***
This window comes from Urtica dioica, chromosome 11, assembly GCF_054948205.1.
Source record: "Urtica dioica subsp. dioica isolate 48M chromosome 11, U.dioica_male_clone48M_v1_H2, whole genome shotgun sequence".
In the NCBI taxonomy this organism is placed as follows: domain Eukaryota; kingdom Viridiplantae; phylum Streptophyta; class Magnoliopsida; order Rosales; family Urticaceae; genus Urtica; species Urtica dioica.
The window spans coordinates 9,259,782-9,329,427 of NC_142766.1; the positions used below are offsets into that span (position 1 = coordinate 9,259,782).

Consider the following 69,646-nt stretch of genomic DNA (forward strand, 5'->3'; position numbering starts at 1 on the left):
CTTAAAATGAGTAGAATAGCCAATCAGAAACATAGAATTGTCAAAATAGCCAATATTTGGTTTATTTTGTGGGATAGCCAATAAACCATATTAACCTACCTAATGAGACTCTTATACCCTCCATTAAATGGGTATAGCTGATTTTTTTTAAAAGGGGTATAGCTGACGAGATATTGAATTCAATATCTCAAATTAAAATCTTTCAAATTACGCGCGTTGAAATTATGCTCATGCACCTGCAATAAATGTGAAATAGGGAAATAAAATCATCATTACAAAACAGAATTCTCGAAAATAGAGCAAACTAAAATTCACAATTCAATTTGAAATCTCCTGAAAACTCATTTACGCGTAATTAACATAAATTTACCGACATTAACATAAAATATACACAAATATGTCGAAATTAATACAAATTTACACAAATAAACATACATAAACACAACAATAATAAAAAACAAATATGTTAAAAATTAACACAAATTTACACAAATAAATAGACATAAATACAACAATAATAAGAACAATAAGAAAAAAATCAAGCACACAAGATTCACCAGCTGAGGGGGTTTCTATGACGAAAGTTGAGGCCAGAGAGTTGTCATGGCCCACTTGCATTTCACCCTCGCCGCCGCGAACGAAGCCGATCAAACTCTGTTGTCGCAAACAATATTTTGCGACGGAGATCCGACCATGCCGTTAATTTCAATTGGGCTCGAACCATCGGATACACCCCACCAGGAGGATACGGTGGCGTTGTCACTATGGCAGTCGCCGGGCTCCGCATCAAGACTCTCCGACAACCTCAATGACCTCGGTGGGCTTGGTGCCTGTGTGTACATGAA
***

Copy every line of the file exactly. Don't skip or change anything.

This window comes from Urtica dioica, chromosome 11, assembly GCF_054948205.1.
Source record: "Urtica dioica subsp. dioica isolate 48M chromosome 11, U.dioica_male_clone48M_v1_H2, whole genome shotgun sequence".
In the NCBI taxonomy this organism is placed as follows: domain Eukaryota; kingdom Viridiplantae; phylum Streptophyta; class Magnoliopsida; order Rosales; family Urticaceae; genus Urtica; species Urtica dioica.
The window spans coordinates 9,259,782-9,329,427 of NC_142766.1; the positions used below are offsets into that span (position 1 = coordinate 9,259,782).

Consider the following 69,646-nt stretch of genomic DNA (forward strand, 5'->3'; position numbering starts at 1 on the left):
CTTAAAATGAGTAGAATAGCCAATCAGAAACATAGAATTGTCAAAATAGCCAATATTTGGTTTATTTTGTGGGATAGCCAATAAACCATATTAACCTACCTAATGAGACTCTTATACCCTCCATTAAATGGGTATAGCTGATTTTTTTTAAAAGGGGTATAGCTGACGAGATATTGAATTCAATATCTCAAATTAAAATCTTTCAAATTACGCGCGTTGAAATTATGCTCATGCACCTGCAATAAATGTGAAATAGGGAAATAAAATCATCATTACAAAACAGAATTCTCGAAAATAGAGCAAACTAAAATTCACAATTCAATTTGAAATCTCCTGAAAACTCATTTACGCGTAATTAACATAAATTTACCGACATTAACATAAAATATACACAAATATGTCGAAATTAATACAAATTTACACAAATAAACATACATAAACACAACAATAATAAAAAACAAATATGTTAAAAATTAACACAAATTTACACAAATAAATAGACATAAATACAACAATAATAAGAACAATAAGAAAAAAATCAAGCACACAAGATTCACCAGCTGAGGGGGTTTCTATGACGAAAGTTGAGGCCAGAGAGTTGTCATGGCCCACTTGCATTTCACCCTCGCCGCCGCGAACGAAGCCGATCAAACTCTGTTGTCGCAAACAATATTTTGCGACGGAGATCCGACCATGCCGTTAATTTCAATTGGGCTCGAACCATCGGATACACCCCACCAGGAGGATACGGTGGCGTTGTCACTATGGCAGTCGCCGGGCTCCGCATCAAGACTCTCCGACAACCTCAATGACCTCGGTGGGCTTGGTGCCTGTGTGTACATGAA